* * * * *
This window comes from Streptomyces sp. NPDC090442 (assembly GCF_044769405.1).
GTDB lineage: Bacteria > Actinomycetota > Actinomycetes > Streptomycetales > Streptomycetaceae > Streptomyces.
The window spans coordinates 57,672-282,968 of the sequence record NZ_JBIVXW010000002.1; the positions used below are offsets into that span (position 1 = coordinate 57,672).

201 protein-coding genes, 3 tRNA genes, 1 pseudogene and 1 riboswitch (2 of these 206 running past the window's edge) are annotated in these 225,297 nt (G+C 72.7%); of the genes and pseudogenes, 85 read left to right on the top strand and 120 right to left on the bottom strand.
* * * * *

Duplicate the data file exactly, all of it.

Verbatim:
This window comes from Streptomyces sp. NPDC090442 (assembly GCF_044769405.1).
GTDB lineage: Bacteria > Actinomycetota > Actinomycetes > Streptomycetales > Streptomycetaceae > Streptomyces.
The window spans coordinates 57,672-282,968 of the sequence record NZ_JBIVXW010000002.1; the positions used below are offsets into that span (position 1 = coordinate 57,672).

201 protein-coding genes, 3 tRNA genes, 1 pseudogene and 1 riboswitch (2 of these 206 running past the window's edge) are annotated in these 225,297 nt (G+C 72.7%); of the genes and pseudogenes, 85 read left to right on the top strand and 120 right to left on the bottom strand.